Wow oh wow oh wow oh wow.
After all your wonderful well-wishes on Friday's post, I wish you could have been there on the telephone with me and my new oncologist Friday. As we were getting through the preliminary niceties, he interrupted us saying, “Let me get to the point first.”
The thing about that is you wait and wait and wait, rocketing back and forth between fear and confidence, and suddenly the answer is right there, right now.
Sharp intake of my breath on my part and then he says – this is close to verbatim:
“The CT scan shows the size of the lesions in your lung have decreased by half and some are no longer detected at all. The one lesion in your peritoneum is not visible.”
This does not mean the cancer is curing itself. It means the chemotherapy is doing what it is supposed to do – slow the growth of the cancer to give me longer healthy time to live.
The doctor is so encouraged that if the news is as positive when the next scan takes place in two months, he will extend the scan interval to three months.
For now, however, Wow oh wow oh wow oh wow.
Chemo continues every two weeks until it doesn't work anymore. No one knows how long that is – it's different for every patient. But I'm encouraged now that I will still be here for my 78th birthday in April. For a long time I didn't believe that.
A couple of comments last week are of some concern to me. In one of them, the writer says that since I was fearfully anticipating the test results, my psilocybin session that freed me from my paralyzing fear of dying, must have failed.
Perhaps the writer doesn't understand that humans can't live with two and more emotional conditions, even strong ones, at once. I thought everyone knew this.
I can be, and was simultaneously, scared of test results and not afraid to die.
He also suggested that to maintain the results, I would probably have to have regular psilocybin trips. I don't suppose it would hurt and I have supplies for micro-doses but it certainly hasn't failed for me although I don't know about other people.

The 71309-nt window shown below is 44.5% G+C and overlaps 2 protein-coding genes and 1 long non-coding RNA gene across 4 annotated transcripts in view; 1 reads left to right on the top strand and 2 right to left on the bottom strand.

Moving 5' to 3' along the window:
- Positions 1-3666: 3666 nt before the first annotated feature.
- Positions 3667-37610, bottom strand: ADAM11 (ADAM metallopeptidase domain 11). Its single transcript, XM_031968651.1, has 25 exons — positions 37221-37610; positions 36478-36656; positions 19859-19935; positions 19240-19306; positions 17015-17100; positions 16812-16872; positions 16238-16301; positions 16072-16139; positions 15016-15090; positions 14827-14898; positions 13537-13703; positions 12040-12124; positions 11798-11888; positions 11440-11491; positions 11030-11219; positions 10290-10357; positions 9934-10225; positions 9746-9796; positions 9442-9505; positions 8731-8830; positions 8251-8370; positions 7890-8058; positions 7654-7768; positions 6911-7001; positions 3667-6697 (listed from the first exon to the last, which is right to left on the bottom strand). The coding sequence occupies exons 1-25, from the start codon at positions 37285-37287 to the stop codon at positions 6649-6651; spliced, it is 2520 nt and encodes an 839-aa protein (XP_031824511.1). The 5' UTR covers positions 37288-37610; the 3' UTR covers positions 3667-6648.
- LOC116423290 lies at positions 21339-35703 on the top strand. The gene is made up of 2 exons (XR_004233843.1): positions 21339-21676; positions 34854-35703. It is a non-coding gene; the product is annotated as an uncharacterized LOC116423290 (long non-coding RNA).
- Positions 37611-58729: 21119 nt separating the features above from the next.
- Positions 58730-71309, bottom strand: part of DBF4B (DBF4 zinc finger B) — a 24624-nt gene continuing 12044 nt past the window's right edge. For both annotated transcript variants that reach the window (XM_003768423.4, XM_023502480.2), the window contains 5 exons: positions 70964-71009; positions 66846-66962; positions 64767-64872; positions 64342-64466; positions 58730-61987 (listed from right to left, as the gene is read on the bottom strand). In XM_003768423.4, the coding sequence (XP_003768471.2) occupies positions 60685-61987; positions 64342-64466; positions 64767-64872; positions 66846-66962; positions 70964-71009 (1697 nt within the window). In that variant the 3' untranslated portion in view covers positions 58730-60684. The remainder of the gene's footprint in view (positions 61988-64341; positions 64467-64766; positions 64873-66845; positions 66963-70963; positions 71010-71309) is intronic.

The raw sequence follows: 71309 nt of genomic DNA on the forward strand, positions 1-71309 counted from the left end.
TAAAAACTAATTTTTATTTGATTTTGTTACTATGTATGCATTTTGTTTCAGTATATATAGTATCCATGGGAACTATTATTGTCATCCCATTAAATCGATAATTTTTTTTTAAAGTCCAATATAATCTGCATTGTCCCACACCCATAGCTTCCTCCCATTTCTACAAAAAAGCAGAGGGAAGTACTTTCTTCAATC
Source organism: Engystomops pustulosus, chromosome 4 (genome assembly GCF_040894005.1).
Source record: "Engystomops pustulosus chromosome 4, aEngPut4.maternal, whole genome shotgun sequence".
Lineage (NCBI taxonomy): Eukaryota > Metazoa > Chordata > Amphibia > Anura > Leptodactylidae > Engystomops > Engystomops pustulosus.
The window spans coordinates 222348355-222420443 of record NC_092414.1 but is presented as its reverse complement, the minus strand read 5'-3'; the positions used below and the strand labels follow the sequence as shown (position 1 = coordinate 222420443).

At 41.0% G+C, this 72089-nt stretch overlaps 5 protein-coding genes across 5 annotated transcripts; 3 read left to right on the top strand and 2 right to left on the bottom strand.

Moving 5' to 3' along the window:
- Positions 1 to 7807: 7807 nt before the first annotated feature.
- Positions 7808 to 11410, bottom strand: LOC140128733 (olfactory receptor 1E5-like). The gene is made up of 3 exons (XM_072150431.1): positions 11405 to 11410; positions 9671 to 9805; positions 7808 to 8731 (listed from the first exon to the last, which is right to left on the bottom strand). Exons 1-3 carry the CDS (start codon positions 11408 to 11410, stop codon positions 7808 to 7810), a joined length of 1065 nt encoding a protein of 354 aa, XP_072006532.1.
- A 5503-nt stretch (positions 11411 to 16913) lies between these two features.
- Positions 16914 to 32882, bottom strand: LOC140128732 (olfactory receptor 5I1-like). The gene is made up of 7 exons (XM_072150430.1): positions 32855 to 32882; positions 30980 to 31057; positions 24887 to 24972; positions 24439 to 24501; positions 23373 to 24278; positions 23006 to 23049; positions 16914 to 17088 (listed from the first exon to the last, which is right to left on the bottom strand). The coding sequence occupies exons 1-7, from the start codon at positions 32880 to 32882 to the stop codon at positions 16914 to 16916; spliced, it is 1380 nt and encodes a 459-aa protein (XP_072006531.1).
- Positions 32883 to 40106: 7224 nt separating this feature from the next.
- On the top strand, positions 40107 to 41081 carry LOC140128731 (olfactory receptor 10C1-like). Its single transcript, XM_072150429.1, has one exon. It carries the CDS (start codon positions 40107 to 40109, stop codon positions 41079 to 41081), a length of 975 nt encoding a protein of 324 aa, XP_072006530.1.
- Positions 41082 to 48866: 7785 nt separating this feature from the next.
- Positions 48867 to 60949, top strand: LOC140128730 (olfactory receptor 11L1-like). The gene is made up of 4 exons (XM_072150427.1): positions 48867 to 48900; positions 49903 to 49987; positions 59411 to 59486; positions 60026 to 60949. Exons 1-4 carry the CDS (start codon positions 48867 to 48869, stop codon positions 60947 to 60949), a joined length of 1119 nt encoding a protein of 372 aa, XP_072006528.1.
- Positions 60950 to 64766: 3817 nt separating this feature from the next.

Speaking of psilocybin and other psychedelics used as therapy for depression, anxiety and PTSD among other conditions, I was surprised and pleased to see that in at least one survey, a majority of Americans support the use of these drugs for treatment.
As reported at YouGov that conducted the survey in 2018,
”Despite the stigma surrounding these controlled substances, new data from YouGov shows that many Americans are ready to embrace psychedelic therapies.
“What’s more, a relationship appears to exist between higher levels of education and increased support for psychedelic research and treatments. At each increasing level of education, there's a corresponding increase in support for medical research into the potential benefits of psychedelic substances, such as psilocybin mushrooms, MDMA, and ketamine.
“53% of all respondents support medical research into psychedelic drugs, and this number increases to 69% for respondents with graduate degrees.”
Here is the YouGov chart on support for psychedelic therapies among education levels:
Both the state of Oregon and the city of Denver already have ballot measures approving such use of these drugs ready for a vote in the 2020 election.
You can read more at YouGov.
Again and from my heart, thank you for your many words of love and support through not just this latest test scare, but for the entire 20 months so far since my original diagnosis of pancreatic cancer. I love you all.